Let's Get It Started: Teaching Teachers How To Implement A Culturally Relevant Pedagogy, Jamal A. Cooks Jan 1998

Let's Get It Started: Teaching Teachers How To Implement A Culturally Relevant Pedagogy, Jamal A. Cooks

Trotter Review

In today's American schools, many teachers are faced with the problem of keeping African-American students engaged in the lessons taught in pre-K-12 classrooms, a problem which at times leads to low academic performance. According to data presented in the 1994 National Assessment of Educational Progress, 48% and 66% of African-American students scored below the basic competency level in reading and mathematics respectively. With many African-American students being labelled "not proficient" in some academic content areas, a growing achievement gap exists between African-American and European-American students. This gap contributes to fewer African-Americans 1) gaining access to institutions of higher education ...


A Phenomenon Of Religious Relevance Developing At Predominantly White Institutions, Donald Brown Jan 1998

A Phenomenon Of Religious Relevance Developing At Predominantly White Institutions, Donald Brown

Trotter Review

In a recent conversation with a colleague at a neighboring institution, we reflected that in the nearly twenty-five years that we have worked at predominantly white universities, little has changed with respect to Black students dissatisfaction with campus life. Since the 1960's, a considerable amount of research has been done on the causes of attrition among Black students in higher education. A number of themes have emerged as causative factors of dissatisfaction and, in far too many cases, attrition among Black students. Three themes, however, seem to re-surface repeatedly. They are the feelings of alienation, isolation and loneliness. Many ...


Commentary: An Interview With Dr. Clarence Williams, Special Assistant To The President Of Minority Affairs, Massachusetts Institute Of Technology, Harold W. Horton Jan 1998

Commentary: An Interview With Dr. Clarence Williams, Special Assistant To The President Of Minority Affairs, Massachusetts Institute Of Technology, Harold W. Horton

Trotter Review

Dr. Clarence Williams is a champion of commitment to racial and ethnic diversity in higher education, and is an individual who as folks might say with admiration and colloquially, "never forgot where he came from." Quietly, but powerfully and effectively, Dr. Williams has been a force for racial and ethnic diversity in higher education. Interview conducted by Harold Horton.


Identity Development And Student Involvement Of African-American Undergraduate Students At Historically White Colleges And Universities In Southern Appalachia, Rosemary G. Bundy Jan 1997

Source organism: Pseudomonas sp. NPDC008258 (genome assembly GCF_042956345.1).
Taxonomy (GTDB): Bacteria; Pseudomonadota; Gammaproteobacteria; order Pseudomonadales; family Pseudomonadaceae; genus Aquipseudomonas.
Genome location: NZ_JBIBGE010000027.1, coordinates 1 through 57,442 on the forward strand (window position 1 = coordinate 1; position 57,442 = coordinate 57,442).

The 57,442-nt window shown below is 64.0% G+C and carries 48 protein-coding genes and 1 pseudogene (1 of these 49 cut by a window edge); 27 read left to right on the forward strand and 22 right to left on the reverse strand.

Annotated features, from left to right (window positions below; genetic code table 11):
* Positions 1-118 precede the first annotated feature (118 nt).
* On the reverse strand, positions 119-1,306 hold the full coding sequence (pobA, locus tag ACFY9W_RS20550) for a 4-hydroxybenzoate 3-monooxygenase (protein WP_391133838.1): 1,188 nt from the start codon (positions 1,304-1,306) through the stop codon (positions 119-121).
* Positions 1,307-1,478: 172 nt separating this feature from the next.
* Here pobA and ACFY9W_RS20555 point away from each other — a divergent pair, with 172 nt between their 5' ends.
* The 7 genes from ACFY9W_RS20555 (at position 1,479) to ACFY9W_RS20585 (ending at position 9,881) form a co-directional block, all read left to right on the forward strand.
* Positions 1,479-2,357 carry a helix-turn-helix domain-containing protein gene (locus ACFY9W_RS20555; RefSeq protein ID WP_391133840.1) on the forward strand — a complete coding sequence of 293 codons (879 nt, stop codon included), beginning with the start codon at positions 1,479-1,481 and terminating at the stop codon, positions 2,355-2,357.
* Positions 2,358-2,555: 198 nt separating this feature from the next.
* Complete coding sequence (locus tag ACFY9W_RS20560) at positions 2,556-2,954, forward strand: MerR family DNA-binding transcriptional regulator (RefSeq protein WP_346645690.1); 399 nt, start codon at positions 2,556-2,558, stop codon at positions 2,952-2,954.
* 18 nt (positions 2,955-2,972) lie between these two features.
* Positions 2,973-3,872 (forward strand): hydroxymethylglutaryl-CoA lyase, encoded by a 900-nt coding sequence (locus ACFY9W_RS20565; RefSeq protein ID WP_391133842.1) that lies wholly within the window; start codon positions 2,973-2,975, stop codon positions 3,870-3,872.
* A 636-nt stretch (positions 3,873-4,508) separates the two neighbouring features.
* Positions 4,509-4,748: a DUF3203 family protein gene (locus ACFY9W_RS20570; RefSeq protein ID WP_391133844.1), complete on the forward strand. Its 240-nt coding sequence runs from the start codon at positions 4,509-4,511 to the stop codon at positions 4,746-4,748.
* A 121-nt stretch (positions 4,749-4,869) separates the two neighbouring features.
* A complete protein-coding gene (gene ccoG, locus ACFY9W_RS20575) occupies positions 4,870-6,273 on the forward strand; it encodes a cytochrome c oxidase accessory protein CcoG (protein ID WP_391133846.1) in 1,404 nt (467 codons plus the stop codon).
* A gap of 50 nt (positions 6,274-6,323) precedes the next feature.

Identity Development And Student Involvement Of African-American Undergraduate Students At Historically White Colleges And Universities In Southern Appalachia, Rosemary G. Bundy

Electronic Theses and Dissertations

This study of African American undergraduates at Emory & Henry College, Tusculum College, Western Carolina University, East Tennessee State University, Appalachian State University, and University of North Carolina at Asheville was conducted to determine students' stages of identity development, level of involvement in campus activities, and demographic characteristics within historically White Southern Appalachian colleges and universities, both public and independent. Three research questions were answered by analyzing 21 null hypotheses using the t-test and the chi square test. Hypotheses were tested at the.05 level of significance. Data collected in this study revealed that the students' perceptions of identity development and ...


Affective Curriculum In Dialogues On Diversity: A Pilot Study On Students' Development Of Awareness, Katherine Johanna Bolluyt Jan 1996

Affective Curriculum In Dialogues On Diversity: A Pilot Study On Students' Development Of Awareness, Katherine Johanna Bolluyt

Retrospective Theses and Dissertations

No abstract provided.


African-American Students At Iowa State University: A Preliminary Test Of A Diversity Model, 1974-1994, Chantel A. Thibodeaux Jan 1994

African-American Students At Iowa State University: A Preliminary Test Of A Diversity Model, 1974-1994, Chantel A. Thibodeaux

Retrospective Theses and Dissertations

No abstract provided.


Thoughts On Black Conservativism: A Review Essay, Martin Kilson Jan 1992

Thoughts On Black Conservativism: A Review Essay, Martin Kilson

Trotter Review

In Reflections of an Affirmative Action Baby, Stephen L. Carter, an Afro-American law professor at Yale University, has written a wide-ranging book on affirmative action policy. Like numerous other books on the subject, Carter covers the issues of its legitimacy as policy, white opposition, impact on black mobility, and contradictions faced by universities in administering affirmative action. Carter also offers a new area of discussion — namely, the evolving division among Afro-Americans regarding affirmative action, allocating six of eleven chapters to facets of this issue. Carter uses his own experiences to frame these discussions — a mode of discourse that offers considerable ...